most likely related to an allosteric phenomenon triggered by S-
glutathiolation, which involves changes in the length of 20SPT
that are distinct from the gating.
Collectively, the present results demonstrate that the
S-glutathiolated 20SPT exhibits higher degradation rates
of oxidized and partially unstructured proteins, most likely
because of its gate opening. Based on our results, we hy-
pothesize that the opening of the catalytic chamber, which is
triggered by the thiolation of the proteasomal a5 subunit,
would facilitate the ability of cells to cope with misfolded
proteins without requiring ATP. It is likely that the 20SPT
plays a prominent role in the response to oxidative stress
because various reports have demonstrated that ATP has no
stimulating effect on the degradation of oxidized proteins in
cell lysates (44). Accordingly, Davies and colleagues (45)
concluded that oxidized proteins are degraded by the 20S
proteasome in a manner independent of both the 19S regu-
lator and, consequently, ubiquitin by demonstrating that the
disruption of the ubiquitylation system did not impair the
degradation of oxidized proteins.
According to some reports (10, 22, 26), the so-called latent
form of the free 20SPT is closed. However, in reports de-
scribing the gating of the 20SPT (yeast and human 20SPT), a
mixed pool of open and closed conformations is observed (2,
21, 29, 36–38). Notably, in the protocols described in the lit-
erature, DTT is present in the purification procedure at low
concentrations (0.1–2mM), which would not remove the
glutathionyl moiety from the 20SPT. Among the DTT con-
centrations used in our experiments (not shown), a minimum
of 20mM was necessary for alteration of the gating (Fig. 3B,
Table 1) to occur concomitantly with the disappearance of the
glutathione-modified Cys residues (Fig 4B). As previously
demonstrated, the reduction of the 20SPT inside cells may be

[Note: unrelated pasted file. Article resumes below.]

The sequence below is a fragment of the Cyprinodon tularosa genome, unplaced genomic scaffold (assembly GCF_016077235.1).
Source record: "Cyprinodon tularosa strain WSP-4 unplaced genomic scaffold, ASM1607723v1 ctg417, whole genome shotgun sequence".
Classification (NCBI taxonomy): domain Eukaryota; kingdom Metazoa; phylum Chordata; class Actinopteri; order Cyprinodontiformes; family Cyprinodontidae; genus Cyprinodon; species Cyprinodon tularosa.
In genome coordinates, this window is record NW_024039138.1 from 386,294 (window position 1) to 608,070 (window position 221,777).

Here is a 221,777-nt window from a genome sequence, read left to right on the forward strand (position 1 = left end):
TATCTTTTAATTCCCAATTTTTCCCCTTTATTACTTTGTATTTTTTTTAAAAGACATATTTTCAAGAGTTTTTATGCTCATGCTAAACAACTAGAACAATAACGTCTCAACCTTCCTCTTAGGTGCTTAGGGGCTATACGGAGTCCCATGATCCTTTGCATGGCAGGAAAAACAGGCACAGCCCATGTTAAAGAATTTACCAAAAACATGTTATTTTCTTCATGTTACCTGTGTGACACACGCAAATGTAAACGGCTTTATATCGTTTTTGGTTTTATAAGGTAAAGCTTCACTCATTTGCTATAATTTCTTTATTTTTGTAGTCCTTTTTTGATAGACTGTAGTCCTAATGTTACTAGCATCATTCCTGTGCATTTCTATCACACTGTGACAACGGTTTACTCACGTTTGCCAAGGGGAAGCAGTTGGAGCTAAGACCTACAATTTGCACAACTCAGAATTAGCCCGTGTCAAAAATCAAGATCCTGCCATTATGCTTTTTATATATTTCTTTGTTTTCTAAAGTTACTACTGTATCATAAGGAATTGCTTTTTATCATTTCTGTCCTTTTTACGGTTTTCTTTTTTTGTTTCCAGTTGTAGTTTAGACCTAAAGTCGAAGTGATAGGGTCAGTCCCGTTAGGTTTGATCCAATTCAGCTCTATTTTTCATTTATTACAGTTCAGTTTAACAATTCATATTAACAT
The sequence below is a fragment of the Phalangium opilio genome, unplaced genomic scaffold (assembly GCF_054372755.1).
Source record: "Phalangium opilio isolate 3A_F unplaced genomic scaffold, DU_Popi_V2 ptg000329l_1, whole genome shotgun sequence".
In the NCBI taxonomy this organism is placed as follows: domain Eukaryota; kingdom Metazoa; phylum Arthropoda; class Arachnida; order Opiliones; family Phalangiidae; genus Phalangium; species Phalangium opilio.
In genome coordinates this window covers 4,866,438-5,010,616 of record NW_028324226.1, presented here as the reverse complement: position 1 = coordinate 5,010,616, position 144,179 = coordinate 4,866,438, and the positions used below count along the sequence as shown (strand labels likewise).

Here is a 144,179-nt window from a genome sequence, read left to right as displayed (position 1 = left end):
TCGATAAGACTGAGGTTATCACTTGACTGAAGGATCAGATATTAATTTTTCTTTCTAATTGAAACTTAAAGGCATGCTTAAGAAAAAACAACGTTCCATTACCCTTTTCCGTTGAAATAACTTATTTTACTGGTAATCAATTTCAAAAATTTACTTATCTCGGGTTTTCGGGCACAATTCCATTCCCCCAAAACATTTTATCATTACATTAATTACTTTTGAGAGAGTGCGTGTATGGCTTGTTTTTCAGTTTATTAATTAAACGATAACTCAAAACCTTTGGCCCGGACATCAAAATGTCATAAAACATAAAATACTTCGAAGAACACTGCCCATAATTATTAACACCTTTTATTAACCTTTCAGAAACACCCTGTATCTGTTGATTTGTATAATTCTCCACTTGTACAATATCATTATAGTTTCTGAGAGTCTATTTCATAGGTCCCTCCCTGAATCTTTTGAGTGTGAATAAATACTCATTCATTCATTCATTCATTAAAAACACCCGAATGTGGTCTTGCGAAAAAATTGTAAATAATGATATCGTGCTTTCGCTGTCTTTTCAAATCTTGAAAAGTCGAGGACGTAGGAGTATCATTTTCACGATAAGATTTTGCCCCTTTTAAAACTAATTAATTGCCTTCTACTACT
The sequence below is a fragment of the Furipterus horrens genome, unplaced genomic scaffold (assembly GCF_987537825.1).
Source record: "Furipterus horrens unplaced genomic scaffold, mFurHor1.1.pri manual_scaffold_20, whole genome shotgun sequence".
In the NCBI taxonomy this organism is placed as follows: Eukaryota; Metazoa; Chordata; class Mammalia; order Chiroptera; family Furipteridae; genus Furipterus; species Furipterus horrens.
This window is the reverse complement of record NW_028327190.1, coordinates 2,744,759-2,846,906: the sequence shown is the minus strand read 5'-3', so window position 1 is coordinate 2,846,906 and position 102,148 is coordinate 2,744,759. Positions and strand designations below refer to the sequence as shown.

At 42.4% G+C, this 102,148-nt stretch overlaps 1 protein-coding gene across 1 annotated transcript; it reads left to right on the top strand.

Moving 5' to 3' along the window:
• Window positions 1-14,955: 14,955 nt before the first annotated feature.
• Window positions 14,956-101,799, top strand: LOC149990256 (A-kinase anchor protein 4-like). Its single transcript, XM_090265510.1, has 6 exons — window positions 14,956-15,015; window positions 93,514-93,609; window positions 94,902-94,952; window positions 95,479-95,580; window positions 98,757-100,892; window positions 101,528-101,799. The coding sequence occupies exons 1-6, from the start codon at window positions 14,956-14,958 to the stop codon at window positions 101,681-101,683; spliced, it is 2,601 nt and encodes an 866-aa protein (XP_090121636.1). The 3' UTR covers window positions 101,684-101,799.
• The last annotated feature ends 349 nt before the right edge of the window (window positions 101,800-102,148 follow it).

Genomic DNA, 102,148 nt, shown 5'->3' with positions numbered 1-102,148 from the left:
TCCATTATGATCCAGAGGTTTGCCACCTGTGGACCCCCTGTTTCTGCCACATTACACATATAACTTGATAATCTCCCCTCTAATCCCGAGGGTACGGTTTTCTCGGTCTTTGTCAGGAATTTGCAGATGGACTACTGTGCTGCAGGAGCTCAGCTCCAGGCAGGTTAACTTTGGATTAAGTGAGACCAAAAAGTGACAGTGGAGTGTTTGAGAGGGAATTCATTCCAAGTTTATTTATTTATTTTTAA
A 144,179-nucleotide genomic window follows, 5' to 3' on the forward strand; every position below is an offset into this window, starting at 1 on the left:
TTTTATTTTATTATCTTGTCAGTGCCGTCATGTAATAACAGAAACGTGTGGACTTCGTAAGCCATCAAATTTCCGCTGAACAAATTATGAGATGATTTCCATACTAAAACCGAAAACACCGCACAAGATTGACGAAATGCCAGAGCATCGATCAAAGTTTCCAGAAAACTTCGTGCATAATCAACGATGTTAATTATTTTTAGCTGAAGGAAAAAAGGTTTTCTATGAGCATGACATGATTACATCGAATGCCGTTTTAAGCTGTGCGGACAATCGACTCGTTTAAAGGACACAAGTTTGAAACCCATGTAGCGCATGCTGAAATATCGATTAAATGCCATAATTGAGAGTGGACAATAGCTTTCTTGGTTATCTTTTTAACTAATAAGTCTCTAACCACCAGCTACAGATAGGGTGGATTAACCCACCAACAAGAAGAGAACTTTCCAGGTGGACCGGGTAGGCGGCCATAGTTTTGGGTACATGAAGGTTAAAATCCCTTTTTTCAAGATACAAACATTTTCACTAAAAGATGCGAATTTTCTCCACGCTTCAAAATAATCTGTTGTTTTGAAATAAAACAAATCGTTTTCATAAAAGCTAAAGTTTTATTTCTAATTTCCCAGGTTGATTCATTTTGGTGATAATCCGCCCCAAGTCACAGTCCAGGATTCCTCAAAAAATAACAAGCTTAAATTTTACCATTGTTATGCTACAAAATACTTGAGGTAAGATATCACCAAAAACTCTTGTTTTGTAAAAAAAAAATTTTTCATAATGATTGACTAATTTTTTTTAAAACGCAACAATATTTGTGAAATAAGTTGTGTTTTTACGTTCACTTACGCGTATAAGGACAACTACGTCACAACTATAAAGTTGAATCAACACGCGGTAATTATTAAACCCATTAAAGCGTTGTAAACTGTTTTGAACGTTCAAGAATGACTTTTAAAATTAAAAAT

accomplished by oxidoreductases (46).
Glutathiolation is emerging as a relevant post-translational
modification that is involved in redox regulation. In several
proteins under redox control by glutathiolation, only one or
very few Cys residues are involved (34). In the case of the
redox process mediated by peroxides, it is also expected that
few Cys residues exhibit high reactivity toward this oxidant
(53). Once reactive protein thiols are oxidized to sulfenic acid,
oxidation to sulfinic or sulfonic acids and S-glutathiolation
and the formation of intra- and interprotein disulfides or
sulfenylamide derivatives (53). Notably, depending on the
thiol location in the protein (pKa; solvent accessibility) and
the cellular compartment of a given protein, the peroxide-
sensitive thiol targets may be directly oxidized without
disruption to the overall redox homeostasis. Therefore, the
finding that only 2 ofthe 28 Cys residues detected in the20SPT
were S-glutathiolated indicates that this post-translational
modification may represent a redox signaling process. In fact,
it appears that there is a microenvironment appropriate for
GSH binding in the vicinity of Cys221 from the a5 subunit
(Fig. 5B). The other glutathiolated Cys residue (Cys76) is fully
conserved among all of the a5 subunits analyzed (Supple-